Treasury Secretary Geithner is all but admitting that U.S. banks are suffering not from market failure but self-inflicted collateral damage.
The U.S. Treasury on Monday detailed an up to $1 trillion plan to buy up assets from banks in partnership with private investors, using financing bankrolled by the government, financing that is only secured by the value of the doubtful assets the fund buys.
One portion will be dedicated to buying complex securities from banks employing capital contributed by private investors and the government topped up with funds borrowed from the Federal Reserve. A second portion will buy older securities that are, or were, rated AAA, using, you guessed it, more non-recourse funding.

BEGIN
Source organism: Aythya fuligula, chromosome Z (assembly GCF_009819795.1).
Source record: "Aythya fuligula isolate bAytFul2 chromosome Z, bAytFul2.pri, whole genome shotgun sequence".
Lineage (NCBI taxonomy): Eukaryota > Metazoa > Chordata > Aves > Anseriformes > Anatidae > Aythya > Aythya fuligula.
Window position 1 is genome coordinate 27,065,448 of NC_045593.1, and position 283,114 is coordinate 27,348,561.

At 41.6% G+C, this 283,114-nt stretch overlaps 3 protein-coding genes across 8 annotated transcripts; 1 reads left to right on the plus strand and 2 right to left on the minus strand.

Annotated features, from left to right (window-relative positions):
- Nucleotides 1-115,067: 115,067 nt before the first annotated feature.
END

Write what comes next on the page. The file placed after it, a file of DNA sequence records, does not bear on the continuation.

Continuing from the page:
But most interesting of all is a plan to buy whole loans, dubbed “legacy loans”, from banks but this time the private-public subsidized vehicle will get its leverage courtesy of Federal Deposit Insurance Corporation-guaranteed debt.
Notice that the ground has shifted subtly and the government is now talking not just about “toxic” assets but “legacy” ones. A legacy asset is, more or less, everything real estate related now on bank balance sheets.